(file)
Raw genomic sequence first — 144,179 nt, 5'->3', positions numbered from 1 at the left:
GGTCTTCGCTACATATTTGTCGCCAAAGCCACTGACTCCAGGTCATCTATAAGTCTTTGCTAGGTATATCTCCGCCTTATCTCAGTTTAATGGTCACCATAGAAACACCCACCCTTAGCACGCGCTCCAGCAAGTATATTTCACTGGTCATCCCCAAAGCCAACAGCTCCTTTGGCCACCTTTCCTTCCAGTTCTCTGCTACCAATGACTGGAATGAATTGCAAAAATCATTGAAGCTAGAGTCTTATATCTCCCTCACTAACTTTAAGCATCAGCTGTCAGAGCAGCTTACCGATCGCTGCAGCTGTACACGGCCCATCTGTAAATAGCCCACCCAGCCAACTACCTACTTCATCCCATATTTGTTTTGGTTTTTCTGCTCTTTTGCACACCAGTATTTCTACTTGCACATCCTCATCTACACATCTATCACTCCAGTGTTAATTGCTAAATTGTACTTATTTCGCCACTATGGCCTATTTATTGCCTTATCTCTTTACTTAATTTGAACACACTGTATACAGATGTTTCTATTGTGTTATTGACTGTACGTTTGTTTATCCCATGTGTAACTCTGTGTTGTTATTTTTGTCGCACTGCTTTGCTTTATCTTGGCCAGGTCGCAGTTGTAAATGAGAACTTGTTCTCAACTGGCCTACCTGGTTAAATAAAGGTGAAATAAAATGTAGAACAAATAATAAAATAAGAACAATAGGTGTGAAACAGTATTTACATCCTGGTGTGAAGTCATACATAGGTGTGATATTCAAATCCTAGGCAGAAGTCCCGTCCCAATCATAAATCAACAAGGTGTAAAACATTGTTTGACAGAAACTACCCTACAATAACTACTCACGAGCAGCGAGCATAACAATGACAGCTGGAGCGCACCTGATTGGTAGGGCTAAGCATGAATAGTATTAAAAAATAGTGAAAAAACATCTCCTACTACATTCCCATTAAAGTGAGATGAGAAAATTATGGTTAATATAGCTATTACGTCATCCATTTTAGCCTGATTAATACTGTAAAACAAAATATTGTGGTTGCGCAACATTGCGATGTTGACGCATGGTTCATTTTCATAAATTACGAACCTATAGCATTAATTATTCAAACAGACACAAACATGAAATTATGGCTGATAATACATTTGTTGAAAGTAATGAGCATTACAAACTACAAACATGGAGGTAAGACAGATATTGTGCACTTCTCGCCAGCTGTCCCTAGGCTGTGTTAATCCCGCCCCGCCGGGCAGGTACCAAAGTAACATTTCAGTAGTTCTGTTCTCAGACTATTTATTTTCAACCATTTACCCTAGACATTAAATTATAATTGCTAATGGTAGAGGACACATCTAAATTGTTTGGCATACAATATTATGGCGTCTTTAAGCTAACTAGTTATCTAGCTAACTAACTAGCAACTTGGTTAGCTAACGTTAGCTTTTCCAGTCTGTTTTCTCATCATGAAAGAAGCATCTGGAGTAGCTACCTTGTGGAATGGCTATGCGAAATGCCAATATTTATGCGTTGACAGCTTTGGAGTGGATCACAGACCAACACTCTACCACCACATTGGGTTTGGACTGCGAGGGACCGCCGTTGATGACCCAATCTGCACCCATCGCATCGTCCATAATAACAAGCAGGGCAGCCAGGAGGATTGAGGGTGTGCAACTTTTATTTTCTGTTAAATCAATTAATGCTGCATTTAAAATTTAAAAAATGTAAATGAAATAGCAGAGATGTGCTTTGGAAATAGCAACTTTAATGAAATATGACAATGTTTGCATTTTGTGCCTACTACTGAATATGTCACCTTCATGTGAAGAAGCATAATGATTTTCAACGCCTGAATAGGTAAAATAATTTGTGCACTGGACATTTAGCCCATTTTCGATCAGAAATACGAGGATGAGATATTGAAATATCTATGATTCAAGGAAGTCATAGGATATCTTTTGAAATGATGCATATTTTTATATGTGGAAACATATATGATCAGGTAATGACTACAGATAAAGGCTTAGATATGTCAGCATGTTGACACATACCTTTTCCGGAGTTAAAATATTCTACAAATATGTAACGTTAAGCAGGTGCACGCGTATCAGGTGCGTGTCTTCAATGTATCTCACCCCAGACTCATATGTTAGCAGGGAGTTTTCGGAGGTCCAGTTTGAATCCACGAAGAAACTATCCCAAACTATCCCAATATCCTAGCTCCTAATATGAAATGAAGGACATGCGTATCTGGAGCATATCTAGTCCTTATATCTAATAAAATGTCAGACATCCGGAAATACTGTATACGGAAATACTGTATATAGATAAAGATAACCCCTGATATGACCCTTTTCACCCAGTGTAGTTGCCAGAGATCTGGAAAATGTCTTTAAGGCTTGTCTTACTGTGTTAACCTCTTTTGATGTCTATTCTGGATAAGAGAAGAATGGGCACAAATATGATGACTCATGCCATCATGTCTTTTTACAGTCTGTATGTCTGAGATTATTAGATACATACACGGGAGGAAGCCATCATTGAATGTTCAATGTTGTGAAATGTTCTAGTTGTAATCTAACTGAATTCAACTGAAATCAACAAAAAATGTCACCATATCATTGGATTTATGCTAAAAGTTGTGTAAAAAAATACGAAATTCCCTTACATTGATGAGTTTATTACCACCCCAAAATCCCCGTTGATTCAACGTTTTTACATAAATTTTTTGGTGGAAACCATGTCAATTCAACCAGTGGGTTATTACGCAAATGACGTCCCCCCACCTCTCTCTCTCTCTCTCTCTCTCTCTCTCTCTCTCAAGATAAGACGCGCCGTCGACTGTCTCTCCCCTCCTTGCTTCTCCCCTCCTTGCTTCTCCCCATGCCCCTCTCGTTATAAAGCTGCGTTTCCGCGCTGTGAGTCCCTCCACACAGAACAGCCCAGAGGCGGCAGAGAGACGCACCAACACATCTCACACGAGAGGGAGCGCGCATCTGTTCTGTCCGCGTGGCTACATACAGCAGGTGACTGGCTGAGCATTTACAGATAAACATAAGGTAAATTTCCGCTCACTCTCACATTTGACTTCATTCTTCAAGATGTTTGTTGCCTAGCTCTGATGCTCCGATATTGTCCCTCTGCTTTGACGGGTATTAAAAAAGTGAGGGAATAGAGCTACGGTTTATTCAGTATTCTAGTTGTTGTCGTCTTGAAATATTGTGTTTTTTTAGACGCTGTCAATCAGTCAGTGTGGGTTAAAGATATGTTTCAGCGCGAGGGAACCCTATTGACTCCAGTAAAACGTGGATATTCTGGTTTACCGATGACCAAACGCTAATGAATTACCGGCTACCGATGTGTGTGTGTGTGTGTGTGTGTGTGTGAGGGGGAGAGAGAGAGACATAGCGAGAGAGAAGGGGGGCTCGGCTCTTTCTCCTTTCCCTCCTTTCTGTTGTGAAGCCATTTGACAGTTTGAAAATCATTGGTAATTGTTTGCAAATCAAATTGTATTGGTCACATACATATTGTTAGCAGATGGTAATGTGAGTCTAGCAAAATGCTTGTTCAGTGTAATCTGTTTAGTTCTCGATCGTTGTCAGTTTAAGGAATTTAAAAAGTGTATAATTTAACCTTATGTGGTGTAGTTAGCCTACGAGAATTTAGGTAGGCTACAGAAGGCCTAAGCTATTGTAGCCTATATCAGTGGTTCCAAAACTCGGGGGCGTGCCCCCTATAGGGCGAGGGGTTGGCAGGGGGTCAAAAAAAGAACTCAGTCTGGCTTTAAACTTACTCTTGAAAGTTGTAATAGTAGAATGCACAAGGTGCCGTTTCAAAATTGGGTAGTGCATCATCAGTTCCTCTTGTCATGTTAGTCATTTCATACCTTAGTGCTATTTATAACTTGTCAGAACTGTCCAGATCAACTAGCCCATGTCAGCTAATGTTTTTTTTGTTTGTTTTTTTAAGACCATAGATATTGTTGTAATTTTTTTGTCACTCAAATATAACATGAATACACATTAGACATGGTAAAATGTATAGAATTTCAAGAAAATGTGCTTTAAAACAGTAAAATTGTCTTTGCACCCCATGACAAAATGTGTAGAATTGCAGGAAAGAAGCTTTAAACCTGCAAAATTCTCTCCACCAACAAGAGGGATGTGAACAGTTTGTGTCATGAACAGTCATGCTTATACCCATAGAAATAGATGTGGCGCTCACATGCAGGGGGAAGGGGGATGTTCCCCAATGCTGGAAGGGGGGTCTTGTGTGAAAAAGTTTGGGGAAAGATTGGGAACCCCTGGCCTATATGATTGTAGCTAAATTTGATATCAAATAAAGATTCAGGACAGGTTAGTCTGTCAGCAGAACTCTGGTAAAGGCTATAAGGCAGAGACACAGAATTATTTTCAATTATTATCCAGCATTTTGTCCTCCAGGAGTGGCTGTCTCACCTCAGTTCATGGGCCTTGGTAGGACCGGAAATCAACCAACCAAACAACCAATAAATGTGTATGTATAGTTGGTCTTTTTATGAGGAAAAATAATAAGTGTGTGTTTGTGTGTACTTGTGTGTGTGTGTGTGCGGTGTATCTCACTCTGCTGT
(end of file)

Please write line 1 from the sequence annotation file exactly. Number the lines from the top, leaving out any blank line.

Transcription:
Raw genomic sequence first — 144,179 nt, 5'->3', positions numbered from 1 at the left: